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The website of Digia reports that Qt is available under commercial or LGPL license: http://qt.digia.com/licensing.

However, the Qt project page reports that GPLv3 is also available: http://qt-project.org/doc/qt-5.0/qtdoc/licensing.html.

So, is Qt available also under GPL license or not ?

[ Since LGPL implies that it must be possible for the recipient "to link the program against a newer version of the LGPL-library", GPL is better when you prefer to give the source code than the access to an embedded filesystem. ]

closed as off-topic by durron597, CRABOLO, karthik, Soner Gönül, Mark Rotteveel Jun 4 '15 at 7:04

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IANAL, but this is plainly stated in the LGPL terms: see LGPL 2.1

§3. You may opt to apply the terms of the ordinary GNU General Public License instead of this License to a given copy of the Library. To do this, you must alter all the notices that refer to this License, so that they refer to the ordinary GNU General Public License, version 2, instead of to this License. (If a newer version than version 2 of the ordinary GNU General Public License has appeared, then you can specify that version instead if you wish.) Do not make any other change in these notices.

However, I do not see any particular reason to do this, except for derived works where you do not wish to continue to extending the additional LGPL privileges. The LGPL makes no specific requirement that it "be possible to link the program against a newer version of the LGPL library". The wording used is:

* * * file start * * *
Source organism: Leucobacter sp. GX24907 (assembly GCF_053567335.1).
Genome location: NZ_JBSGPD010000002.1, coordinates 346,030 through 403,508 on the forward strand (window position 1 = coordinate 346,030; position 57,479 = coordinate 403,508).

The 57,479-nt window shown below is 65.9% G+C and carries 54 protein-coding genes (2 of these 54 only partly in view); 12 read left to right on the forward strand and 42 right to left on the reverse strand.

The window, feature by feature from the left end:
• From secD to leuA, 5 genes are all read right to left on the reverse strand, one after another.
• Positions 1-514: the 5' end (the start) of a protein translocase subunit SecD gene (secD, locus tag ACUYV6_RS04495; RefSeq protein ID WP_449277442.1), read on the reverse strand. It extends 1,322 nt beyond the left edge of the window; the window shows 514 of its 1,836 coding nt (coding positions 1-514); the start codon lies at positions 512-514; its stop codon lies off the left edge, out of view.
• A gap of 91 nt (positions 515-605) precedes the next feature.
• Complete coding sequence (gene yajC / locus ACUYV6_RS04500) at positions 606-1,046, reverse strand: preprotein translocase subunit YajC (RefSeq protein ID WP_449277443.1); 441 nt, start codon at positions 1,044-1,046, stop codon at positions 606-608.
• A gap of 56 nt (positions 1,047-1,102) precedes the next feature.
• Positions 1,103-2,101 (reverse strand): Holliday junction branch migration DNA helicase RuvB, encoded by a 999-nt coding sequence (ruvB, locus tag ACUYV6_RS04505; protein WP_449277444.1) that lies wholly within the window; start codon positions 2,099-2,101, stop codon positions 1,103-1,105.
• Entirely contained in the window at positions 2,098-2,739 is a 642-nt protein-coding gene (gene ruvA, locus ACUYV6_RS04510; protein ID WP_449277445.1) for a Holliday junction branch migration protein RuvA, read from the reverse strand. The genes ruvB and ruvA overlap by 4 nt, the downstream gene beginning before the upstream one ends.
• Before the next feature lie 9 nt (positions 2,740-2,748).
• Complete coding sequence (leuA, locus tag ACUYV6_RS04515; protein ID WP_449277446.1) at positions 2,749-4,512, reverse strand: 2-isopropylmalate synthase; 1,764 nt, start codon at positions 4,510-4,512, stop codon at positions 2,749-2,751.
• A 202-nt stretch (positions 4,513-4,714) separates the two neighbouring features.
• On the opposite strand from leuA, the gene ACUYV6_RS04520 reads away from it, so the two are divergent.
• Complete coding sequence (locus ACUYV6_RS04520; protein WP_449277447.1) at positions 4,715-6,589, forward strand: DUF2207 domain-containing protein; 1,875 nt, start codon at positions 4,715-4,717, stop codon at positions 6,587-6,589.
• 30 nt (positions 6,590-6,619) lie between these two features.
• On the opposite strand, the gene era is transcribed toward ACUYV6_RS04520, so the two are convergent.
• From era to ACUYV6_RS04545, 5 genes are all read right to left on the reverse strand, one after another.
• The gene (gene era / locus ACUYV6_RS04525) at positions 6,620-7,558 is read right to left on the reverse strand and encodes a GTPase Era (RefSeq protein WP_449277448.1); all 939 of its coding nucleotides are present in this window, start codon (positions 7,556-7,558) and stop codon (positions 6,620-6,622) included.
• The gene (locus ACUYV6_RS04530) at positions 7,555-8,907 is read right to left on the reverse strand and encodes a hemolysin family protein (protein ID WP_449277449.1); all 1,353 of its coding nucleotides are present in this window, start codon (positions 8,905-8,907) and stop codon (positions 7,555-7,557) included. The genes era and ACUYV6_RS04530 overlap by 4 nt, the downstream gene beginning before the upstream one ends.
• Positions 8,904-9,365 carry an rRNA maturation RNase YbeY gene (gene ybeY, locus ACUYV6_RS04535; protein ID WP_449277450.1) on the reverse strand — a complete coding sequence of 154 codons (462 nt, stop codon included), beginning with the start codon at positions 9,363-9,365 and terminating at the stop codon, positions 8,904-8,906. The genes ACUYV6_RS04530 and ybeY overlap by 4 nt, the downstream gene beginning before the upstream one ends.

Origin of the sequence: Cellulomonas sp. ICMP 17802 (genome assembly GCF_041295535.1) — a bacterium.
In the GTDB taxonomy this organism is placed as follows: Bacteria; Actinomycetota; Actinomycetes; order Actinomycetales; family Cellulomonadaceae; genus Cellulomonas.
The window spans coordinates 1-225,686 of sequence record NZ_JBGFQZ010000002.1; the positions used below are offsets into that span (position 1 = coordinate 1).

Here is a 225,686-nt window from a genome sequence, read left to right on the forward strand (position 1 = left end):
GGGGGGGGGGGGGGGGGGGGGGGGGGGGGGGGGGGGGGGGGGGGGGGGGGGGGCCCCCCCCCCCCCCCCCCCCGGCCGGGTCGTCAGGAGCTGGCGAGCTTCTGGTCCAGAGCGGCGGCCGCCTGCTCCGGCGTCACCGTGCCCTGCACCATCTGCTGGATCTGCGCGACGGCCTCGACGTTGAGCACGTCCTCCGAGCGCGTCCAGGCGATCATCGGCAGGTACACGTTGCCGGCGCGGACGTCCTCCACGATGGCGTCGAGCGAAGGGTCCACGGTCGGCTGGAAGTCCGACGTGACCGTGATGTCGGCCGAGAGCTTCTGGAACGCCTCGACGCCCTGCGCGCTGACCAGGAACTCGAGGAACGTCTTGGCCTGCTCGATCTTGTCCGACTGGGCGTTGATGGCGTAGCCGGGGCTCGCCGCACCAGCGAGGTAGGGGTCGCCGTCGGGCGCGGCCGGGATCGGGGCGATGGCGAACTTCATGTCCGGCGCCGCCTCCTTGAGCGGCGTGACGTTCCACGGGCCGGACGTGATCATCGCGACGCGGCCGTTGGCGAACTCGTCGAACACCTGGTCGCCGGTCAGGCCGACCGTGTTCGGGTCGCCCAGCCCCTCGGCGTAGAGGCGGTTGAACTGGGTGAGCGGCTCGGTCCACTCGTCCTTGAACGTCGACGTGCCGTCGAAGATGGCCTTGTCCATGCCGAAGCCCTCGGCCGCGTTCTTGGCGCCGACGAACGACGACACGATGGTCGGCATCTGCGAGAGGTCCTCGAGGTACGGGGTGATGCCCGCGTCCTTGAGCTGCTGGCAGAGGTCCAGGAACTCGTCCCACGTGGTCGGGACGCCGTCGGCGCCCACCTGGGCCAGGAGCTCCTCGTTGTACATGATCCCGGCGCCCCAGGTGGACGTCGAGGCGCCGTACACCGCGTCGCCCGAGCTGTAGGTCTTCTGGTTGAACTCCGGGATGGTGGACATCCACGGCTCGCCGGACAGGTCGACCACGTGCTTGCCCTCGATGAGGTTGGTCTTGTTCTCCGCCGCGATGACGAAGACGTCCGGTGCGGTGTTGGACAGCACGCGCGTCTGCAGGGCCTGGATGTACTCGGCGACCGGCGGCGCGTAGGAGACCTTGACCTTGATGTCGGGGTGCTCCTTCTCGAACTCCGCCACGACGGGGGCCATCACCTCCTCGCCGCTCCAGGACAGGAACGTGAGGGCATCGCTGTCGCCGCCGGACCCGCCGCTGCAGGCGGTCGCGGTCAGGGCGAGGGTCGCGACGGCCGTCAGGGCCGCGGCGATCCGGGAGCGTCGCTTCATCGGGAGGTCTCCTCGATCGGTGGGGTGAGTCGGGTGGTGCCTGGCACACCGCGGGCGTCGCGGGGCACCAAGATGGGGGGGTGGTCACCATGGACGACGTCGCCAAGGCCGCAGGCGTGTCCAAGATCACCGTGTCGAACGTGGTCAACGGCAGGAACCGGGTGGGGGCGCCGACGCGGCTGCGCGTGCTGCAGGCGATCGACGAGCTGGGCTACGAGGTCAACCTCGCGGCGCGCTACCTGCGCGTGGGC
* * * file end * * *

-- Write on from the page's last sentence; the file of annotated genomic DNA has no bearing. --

§6(b) Use a suitable shared library mechanism for linking with the Library. A suitable mechanism is one that (1) uses at run time a copy of the library already present on the user's computer system, rather than copying library functions into the executable, and (2) will operate properly with a modified version of the library, if the user installs one, as long as the modified version is interface-compatible with the version that the work was made with.

Nowhere is it required that a newer, not interface-compatible version, must work; that's hard enough as a technical goal, much less a legal requirement :-)

You're right that you cannot satisfy 6(b) without offering the user some means to install a modified version. However, You need satisfy only one of the section 6 subheadings, and part a, c, and d are the usual GPL "accompany with/written offer for/equivalent access to" source code options. These are further extended to permit that you may provide the non-derived, non-library parts of the work as object code, though this is certainly not FSF's preference.

So yes, you can use it under GPLv3 terms instead. But if you're willing to meet the full GPLv3 requirements, I don't really see what the problem is with meeting LGPLv2.1.

  • This is correct, and §3 is exactly what LGPL upgradeability is about. Moreover, each and every Qt file has in its header the three licenses: Commercial, LGPL2.1, GPL3.0. When you configure Qt, you can choose which license you can accept. – peppe Sep 2 '13 at 17:54